Edwards will likely guard McCollum with Mike Conley opening as the chaser on Murphy III, who is averaging 21.7 points on 51.9/45.5/90.7 over the Pelicans’ last 10 games and a big reason why Head Coach Willie Green’s squad has gone 8-2 over that span against tough competition, all without Williamson.

The good news is that no matter how they play defense, whether it’s a deep drop (bad idea with Ingram and McCollum’s collective mid-range talent), short drop, or a high wall, they have players who not only have plenty of experience dealing with both Ingram and McCollum, but also have found success in those battles. Even if Rivers doesn’t play or Conley doesn’t guard McCollum, the Wolves will be able to lean on their respective experience to help gain an edge in their preparation.

In summary, the Wolves will likely assign McDaniels to Ingram and Edwards to McCollum. The Wolves’ third-year studs have won those matchups since they were drafted in 2020. Here’s how Ingram has fared against Slim and McCollum versus Ant:

  • Ingram: 32 points on 12/32 FG (37.5%), 3/9 3PT (33.3%), 16 assists, 16 turnovers in eight games
  • McCollum: 17 points on 6/19 FG (31.6%), 3/9 3PT (33.3%), 6 assists, 0 turnovers in four games

Buckle up.

New Orleans Pelicans v Minnesota Timberwolves Photo by David Berding/Getty Images

Wolves Desperately Need an Aggressive Karl-Anthony Towns

The Pelicans own the league’s second-best defense over the last 10 games (106.8) in large part because they’ve relied upon their perimeter stoppers, Jones and Murphy, to slow down opposing wings. If that happens again Sunday, Karl-Anthony Towns will need to play a major role in the scoring department against a team he has dominated since Valančiūnas arrived in the summer of 2021.

Towns is averaging 27.8 points on 48.1/38.5/79.3 shooting splits, 9.0 rebounds, 4.0 assists, 3.3 stocks across 36.2 minutes per game in four contests. KAT registered a positive plus-minus in three of those four games, with the lone exception being a game he was -2. That 27.8 PPG mark is second only to his 30.8 PPG mark against the Houston Rockets.

He normally thrives when he can extend the defense and bring a slow-footed big man out onto the perimeter and either shoot 3s or drive to the rim. The Pelicans have two of them in Valančiūnas and Willy Hernangómez, both of whom have been two of Towns’ 20 most favorable matchups over the last three seasons. However, given he isn’t 100% yet, doesn’t have the same quick first step he had pre-injury, and is playing on the second leg of a back-to-back for the first time since returning, he may not enjoy the same success.

With that said, if Gobert is able to play, I’d be surprised if he draws Valančiūnas for more than a few possessions here and there when Towns plays the 5 and Valančiūnas is on the floor; expect Towns to see Hernangómez and Larry Nance Jr., who could be a problematic matchup for KAT. The former No. 1 overall pick struggles to score against forwards more than any other position group he faces.

Nance Jr.’s rotation pattern is generally as follows:

  • Play from 5:00 or so to end of first quarter
  • Rest for first few minutes of second quarter
  • Play until halftime
  • Play from 4:00 or so until end of third quarter
  • He will close over Valančiūnas if they go small, but unlikely against the Wolves’ two-big lineup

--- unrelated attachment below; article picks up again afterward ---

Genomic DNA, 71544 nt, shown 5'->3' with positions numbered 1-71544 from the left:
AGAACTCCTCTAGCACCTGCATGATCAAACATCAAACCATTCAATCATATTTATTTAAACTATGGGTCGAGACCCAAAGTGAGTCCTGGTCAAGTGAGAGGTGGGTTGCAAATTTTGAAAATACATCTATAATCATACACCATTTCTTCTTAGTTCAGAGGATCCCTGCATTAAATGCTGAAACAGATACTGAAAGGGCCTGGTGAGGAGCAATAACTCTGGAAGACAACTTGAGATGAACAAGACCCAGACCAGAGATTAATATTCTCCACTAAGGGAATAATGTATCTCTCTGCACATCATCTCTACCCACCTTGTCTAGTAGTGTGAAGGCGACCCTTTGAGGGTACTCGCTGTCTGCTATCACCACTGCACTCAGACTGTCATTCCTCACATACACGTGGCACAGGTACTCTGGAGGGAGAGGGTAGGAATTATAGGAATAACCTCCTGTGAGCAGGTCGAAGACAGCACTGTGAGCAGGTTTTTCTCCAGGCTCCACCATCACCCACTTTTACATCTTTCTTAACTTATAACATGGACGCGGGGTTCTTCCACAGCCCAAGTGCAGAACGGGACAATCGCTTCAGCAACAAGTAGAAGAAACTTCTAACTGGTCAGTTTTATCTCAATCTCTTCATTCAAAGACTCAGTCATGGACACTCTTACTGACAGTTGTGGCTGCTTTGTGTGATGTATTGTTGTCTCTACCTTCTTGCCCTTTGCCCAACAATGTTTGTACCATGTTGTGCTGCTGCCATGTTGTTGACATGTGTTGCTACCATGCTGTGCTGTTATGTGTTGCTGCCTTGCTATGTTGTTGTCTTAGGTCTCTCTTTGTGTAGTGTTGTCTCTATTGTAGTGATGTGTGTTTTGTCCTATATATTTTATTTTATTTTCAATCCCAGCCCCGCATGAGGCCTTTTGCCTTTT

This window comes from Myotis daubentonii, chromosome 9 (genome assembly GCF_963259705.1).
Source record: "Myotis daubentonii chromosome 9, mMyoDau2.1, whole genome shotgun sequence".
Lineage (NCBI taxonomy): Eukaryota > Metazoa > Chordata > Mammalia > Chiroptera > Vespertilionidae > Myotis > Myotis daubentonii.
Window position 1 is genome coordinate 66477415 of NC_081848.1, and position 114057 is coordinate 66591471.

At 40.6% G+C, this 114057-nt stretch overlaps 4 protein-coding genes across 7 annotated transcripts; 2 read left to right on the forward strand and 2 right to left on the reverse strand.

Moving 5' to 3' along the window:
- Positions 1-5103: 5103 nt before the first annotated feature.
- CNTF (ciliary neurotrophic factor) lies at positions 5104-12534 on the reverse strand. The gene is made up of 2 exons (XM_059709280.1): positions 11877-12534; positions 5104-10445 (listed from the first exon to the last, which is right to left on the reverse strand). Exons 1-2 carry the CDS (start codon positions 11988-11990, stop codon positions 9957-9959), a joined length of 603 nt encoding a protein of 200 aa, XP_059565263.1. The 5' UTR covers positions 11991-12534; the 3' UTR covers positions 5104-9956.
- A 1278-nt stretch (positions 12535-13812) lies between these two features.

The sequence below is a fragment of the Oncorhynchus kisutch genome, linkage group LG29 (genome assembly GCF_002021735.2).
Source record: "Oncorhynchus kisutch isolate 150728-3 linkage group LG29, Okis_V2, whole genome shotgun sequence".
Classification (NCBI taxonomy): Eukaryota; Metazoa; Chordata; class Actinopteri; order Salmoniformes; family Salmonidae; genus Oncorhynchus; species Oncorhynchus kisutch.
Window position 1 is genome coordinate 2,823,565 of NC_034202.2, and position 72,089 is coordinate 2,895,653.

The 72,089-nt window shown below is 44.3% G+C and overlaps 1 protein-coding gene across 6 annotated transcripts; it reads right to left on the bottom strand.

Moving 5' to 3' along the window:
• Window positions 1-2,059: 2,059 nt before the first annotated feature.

That matches pretty decently with Towns’ rotation pattern of late, at least in the first and third quarters. Towns has been coming out at the first media timeout (under 7:00), then re-entering either just before or during the second media timeout (under 3:00), playing until the end of the first and briefly into the second, before playing the final 2:00 or so in the half. Towns follows a similar pattern in the second half, but plays more in the fourth than he does in the second.

If KAT draws Nance Jr. while playing the 5, expect the Timberwolves to ride post-ups as a primary source of offense, just like they did to close the game to secure a win over a Brooklyn Nets team that went small to end the game.

Given the length they can put around Nance Jr. with the likes of Josh Richardson, Dyson Daniels and Naji Marshall (or the aforementioned Jones and Murphy III), expect the Pelicans to double those post-ups. If that happens, KAT will need to make quick decisions in traffic, like he did in the playoffs last season when Memphis doubled him (both from the high and low sides).

Doubling won’t work if the Wolves shoot the ball from 3 like they did yesterday (24/43, 55.8%).

No matter who Green assigns to guard Towns in the starting five — whether it’s Jones, Ingram or Valančiūnas — KAT has to be aggressive. His best skill is not passing, or being a decoy. KAT is an All-NBA player because of he’s the best shooting big to ever play basketball and can score as a driver, on the block, in the mid-range, as a PnR roller, PnR popper, or spotting up from distance. He cannot be passive, timid, or let his emotions cloud his decision-making on the floor. If he is confident, does everything quick, and gets up around 20 shots, the Wolves will be extremely tough to beat.

Minnesota Timberwolves v Brooklyn Nets Photo by Jamie Squire/Getty Images

Rudy Gobert’s Health

Wolves fans everywhere woke up with a classic feelings mix of angst and excitement before it quickly turned to denial. The Timberwolves announced around 8:30 AM local time that Gobert is questionable with back spasms.

It would be a huge blow for the Wolves, who desperately need size inside going against Valančiūnas and already without Naz Reid. Towns has struggled with foul trouble trying to defend Valančiūnas, who has a knack for getting underneath Towns’ skin with his physicality and willingness to talk a little trash while he’s out there.

Gobert has held Valančiūnas to 13.6 points and 11.4 rebounds per game over his last nine matchups with the Pels big man, and Valančiūnas has been a negative in six of those matchups. With the Lithuanian’s ability to wedge between defenders and corral offensive rebounds, Anderson and Edwards will need to be factors on the defensive glass to help Towns out in the event Gobert can’t give it a go. New Orleans is second in defensive rebounding rate (76.3%) and 12th in offensive rebounding rate (28.6%), so treading water — at the very least — will be essential if the Wolves want to come away with a victory.